It was time; time for my first race. I knew that I had to put all my fears behind me and concentrate. While Jackie nudged me forward and up onto the block, I put on my small green plastic swim goggles. I was finally there; on the block, and not falling into the water like I imagined. As I shifted my weight, side to side, I felt the unsturdy block wiggle below me. I knew I had to stop thinking about the block or else I would blow my race. I took my focus off of the block, and looked around at my surroundings. On the left side the pool, and me, was my family who was cheering louder than ever. My mom was snapping photos with my dad and little brother right next to her. My sister and her friends were at the end of my lane hollering. Their voices were full of encouragement. Suddenly, my vision began to blur, and all I could hear was screaming, chanting, and excited teammates. For the first time in my life I had felt the pressure to win, not because of myself, but because of all the screaming fans.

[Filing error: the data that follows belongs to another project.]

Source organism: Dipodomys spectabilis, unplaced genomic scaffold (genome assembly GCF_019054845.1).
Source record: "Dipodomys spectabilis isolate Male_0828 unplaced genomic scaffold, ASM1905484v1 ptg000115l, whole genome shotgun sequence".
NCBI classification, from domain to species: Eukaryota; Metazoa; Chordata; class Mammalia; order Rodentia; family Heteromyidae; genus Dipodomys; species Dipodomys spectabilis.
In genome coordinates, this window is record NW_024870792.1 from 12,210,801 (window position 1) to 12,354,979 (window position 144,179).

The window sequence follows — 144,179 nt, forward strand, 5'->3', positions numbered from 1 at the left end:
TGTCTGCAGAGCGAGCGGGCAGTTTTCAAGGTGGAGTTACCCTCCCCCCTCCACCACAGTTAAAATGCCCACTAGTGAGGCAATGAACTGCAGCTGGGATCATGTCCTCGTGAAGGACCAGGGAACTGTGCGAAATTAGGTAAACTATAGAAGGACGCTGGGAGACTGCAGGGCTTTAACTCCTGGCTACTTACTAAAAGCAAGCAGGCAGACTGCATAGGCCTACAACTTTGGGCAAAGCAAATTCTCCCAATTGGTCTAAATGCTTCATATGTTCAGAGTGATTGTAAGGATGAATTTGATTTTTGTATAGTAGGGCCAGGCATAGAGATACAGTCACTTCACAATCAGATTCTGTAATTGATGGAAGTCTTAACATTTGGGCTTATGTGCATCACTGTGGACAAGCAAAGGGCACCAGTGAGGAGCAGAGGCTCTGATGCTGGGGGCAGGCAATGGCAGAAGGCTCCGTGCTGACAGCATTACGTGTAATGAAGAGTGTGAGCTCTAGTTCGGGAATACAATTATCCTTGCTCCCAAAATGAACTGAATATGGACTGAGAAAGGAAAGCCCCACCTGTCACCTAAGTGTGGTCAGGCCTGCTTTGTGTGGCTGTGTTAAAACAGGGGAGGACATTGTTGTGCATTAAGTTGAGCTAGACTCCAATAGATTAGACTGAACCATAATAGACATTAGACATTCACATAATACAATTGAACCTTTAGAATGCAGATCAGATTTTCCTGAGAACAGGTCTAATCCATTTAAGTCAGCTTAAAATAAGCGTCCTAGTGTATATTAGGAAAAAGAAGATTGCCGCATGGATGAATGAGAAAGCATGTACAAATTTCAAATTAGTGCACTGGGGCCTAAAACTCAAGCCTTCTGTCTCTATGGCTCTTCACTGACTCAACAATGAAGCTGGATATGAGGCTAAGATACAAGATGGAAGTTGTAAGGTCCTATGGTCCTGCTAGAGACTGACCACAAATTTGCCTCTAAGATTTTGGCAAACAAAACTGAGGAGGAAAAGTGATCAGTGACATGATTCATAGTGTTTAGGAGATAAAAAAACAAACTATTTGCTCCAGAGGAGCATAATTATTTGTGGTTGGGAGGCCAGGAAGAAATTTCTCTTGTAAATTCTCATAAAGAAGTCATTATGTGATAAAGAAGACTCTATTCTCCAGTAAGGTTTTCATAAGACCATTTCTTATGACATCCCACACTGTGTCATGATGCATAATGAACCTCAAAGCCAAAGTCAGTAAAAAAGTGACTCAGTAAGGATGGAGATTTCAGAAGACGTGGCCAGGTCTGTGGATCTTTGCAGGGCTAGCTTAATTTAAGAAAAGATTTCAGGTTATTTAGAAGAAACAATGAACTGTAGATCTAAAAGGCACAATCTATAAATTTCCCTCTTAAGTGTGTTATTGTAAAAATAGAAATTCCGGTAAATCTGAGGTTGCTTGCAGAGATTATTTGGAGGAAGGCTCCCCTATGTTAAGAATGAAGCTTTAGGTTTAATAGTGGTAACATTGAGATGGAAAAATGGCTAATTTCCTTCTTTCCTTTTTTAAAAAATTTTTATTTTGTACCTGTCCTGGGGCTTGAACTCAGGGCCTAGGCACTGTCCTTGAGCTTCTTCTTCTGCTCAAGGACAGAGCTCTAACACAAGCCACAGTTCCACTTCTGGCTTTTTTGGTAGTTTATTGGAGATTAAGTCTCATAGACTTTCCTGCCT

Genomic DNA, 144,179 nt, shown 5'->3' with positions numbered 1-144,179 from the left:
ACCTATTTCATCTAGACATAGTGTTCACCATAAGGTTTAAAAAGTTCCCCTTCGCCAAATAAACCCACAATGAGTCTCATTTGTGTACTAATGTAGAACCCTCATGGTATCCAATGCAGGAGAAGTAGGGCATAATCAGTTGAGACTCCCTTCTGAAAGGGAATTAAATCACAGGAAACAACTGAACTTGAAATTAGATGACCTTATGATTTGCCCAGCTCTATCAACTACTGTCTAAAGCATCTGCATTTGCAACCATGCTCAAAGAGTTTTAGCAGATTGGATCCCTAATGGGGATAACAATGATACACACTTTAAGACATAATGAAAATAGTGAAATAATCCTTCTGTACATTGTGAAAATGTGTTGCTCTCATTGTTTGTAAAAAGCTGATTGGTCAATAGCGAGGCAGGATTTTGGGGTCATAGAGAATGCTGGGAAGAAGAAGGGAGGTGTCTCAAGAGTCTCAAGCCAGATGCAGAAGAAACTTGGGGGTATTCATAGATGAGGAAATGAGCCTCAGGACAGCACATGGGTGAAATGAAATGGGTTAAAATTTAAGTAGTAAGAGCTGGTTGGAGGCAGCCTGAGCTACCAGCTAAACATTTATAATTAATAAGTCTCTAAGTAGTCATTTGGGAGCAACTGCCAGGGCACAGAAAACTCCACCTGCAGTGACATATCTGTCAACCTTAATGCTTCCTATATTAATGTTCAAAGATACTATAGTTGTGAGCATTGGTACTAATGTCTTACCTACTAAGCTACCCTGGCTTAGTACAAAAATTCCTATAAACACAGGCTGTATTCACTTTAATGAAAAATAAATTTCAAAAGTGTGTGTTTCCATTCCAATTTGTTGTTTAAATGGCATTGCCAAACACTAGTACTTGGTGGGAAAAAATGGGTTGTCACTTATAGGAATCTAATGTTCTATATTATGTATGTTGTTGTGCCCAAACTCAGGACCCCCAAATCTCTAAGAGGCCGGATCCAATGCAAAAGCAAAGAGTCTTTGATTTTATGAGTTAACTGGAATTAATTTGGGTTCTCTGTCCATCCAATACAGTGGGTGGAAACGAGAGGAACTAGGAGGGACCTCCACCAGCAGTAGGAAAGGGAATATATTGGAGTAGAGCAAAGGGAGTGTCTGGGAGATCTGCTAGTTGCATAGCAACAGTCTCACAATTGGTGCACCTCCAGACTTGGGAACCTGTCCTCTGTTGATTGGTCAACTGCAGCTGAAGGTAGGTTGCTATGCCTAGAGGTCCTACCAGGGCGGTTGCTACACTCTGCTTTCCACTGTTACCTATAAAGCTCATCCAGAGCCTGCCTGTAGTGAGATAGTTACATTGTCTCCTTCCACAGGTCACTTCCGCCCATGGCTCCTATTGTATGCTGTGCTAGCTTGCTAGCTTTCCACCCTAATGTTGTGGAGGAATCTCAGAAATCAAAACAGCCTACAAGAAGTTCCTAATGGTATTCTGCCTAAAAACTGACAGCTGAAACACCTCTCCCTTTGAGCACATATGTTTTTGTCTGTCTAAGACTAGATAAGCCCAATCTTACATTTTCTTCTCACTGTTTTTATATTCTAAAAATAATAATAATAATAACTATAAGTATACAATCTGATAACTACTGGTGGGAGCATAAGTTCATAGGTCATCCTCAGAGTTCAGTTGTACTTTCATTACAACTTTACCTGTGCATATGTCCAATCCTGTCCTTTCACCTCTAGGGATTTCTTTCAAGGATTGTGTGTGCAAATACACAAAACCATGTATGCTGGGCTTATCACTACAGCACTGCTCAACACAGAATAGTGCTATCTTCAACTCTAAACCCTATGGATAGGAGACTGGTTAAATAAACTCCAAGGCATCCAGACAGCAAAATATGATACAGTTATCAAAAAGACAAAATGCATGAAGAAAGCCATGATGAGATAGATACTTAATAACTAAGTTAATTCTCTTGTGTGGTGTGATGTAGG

The man raised the megaphone up to his mouth, “Swimmers take your mark, get set, BOOM!”
The loud and powerful gunshot rung within my head and in seconds, I was in the water. Forgetting to close my mouth, I took in a huge mouth full of chlorine. I did not even worry about the taste of chemicals that floated throughout my mouth. Anxiously, I began swimming, almost forgetting to breathe. Stroke after stroke, kick after kick, I splashed my way across the pool. All I had to do was swim down and back, and I would win the race for sure. With my mind on the gold, and my heart determined, I began to move more rapidly thru the water. I was invincible. No way was another person going to get ahead of me.
“This is my race,” I thought to myself.